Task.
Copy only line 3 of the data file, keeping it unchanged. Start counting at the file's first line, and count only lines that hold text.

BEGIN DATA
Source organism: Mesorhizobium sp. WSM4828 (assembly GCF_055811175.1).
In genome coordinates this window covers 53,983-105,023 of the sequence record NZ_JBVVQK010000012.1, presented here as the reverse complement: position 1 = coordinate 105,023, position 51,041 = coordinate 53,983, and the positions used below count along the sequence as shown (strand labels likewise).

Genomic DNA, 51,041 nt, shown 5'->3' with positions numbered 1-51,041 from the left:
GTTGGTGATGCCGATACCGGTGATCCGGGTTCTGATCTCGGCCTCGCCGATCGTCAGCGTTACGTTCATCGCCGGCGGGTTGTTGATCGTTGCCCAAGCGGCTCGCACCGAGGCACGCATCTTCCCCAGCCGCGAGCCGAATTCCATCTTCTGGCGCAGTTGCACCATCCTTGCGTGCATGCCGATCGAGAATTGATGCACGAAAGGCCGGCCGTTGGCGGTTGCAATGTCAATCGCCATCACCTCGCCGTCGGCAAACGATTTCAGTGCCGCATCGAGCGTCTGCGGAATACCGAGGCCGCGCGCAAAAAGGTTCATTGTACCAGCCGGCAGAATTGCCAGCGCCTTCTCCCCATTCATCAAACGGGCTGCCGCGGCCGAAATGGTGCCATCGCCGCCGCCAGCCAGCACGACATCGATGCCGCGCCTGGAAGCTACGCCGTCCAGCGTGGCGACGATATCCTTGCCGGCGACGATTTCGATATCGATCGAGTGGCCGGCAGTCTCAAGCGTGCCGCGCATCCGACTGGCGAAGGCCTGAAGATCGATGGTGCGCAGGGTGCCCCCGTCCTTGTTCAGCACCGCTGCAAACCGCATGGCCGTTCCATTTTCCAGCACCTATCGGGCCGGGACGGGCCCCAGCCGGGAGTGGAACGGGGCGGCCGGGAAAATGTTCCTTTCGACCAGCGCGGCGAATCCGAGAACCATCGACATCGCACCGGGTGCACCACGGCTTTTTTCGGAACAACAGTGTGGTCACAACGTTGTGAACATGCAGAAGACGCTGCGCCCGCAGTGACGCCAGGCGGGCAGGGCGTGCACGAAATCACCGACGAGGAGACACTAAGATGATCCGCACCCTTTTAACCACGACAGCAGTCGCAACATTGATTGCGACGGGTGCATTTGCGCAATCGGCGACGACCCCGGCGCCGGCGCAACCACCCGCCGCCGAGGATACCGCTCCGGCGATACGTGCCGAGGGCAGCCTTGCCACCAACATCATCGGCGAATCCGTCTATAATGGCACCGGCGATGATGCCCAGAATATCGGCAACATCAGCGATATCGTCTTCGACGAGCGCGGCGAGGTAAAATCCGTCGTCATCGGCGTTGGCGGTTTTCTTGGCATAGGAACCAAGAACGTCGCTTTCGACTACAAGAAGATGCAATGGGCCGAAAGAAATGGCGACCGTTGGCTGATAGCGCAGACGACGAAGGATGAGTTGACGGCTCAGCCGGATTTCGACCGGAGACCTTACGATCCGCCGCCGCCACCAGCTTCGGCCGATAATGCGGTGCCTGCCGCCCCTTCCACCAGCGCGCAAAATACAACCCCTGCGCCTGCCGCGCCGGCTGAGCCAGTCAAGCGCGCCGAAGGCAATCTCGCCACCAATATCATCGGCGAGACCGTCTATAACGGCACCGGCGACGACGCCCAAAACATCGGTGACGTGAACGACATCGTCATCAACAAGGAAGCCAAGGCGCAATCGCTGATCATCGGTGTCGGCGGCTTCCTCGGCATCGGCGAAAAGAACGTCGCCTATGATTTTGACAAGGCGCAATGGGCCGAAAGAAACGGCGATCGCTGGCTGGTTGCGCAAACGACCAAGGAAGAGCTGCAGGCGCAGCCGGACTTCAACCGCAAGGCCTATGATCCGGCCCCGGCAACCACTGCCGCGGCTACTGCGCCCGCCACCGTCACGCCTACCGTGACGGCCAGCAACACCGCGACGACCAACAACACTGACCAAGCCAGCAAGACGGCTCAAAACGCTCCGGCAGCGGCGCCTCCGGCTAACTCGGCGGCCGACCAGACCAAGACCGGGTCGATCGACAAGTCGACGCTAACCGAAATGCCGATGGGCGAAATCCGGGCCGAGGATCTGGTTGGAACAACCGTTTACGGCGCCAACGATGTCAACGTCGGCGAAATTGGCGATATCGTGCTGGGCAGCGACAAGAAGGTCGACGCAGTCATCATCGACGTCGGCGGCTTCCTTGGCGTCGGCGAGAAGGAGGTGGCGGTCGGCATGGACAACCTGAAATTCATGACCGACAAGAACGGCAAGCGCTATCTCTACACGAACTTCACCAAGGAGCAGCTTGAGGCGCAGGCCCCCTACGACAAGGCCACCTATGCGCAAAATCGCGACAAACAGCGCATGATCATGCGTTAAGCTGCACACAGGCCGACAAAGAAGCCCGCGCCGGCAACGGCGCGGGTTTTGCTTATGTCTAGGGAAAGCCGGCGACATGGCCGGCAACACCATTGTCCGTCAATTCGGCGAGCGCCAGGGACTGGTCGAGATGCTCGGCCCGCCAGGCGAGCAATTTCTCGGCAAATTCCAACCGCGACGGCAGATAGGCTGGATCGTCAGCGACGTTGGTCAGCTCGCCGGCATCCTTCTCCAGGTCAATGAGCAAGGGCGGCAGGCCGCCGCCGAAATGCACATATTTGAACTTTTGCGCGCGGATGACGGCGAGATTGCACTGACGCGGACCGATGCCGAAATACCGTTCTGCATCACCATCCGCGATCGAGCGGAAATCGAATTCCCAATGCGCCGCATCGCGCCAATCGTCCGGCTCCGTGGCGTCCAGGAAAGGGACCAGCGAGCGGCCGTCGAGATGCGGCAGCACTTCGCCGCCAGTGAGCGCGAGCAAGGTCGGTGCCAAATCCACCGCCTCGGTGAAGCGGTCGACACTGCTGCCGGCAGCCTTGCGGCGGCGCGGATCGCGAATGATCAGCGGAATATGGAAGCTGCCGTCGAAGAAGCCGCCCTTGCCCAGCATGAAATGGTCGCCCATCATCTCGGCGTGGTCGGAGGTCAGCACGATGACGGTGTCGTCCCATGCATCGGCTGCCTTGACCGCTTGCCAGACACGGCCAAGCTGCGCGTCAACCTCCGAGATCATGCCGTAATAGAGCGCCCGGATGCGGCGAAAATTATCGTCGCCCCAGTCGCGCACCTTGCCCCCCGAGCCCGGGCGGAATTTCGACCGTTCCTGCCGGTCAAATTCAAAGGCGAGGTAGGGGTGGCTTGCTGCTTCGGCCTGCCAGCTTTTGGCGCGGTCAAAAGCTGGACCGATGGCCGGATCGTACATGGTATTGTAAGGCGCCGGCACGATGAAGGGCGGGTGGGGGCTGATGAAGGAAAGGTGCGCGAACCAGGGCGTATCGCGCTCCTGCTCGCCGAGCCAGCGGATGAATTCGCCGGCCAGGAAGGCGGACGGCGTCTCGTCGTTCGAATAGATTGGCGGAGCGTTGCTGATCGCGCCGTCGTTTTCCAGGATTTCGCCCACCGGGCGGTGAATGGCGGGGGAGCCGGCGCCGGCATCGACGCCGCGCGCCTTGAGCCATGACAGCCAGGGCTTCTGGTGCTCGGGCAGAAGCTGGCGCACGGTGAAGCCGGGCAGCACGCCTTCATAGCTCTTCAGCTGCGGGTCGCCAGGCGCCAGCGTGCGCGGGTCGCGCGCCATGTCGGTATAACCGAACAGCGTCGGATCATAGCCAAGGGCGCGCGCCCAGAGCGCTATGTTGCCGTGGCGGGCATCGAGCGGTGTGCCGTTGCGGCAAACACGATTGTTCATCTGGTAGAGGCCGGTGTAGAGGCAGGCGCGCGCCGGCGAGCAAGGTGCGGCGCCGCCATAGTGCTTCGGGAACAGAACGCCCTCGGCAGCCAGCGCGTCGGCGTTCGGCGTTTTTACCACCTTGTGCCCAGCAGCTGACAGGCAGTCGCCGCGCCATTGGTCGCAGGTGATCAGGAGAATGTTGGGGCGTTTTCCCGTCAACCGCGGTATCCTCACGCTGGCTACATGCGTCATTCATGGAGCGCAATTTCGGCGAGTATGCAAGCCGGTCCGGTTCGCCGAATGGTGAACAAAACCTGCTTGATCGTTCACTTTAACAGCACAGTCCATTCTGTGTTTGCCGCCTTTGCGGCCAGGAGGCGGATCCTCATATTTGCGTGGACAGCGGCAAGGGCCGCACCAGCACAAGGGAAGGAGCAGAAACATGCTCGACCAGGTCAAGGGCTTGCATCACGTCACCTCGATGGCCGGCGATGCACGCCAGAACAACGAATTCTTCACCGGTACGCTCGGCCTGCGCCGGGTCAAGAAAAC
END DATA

Genomic DNA, 51,041 nt, shown 5'->3' with positions numbered 1-51,041 from the left: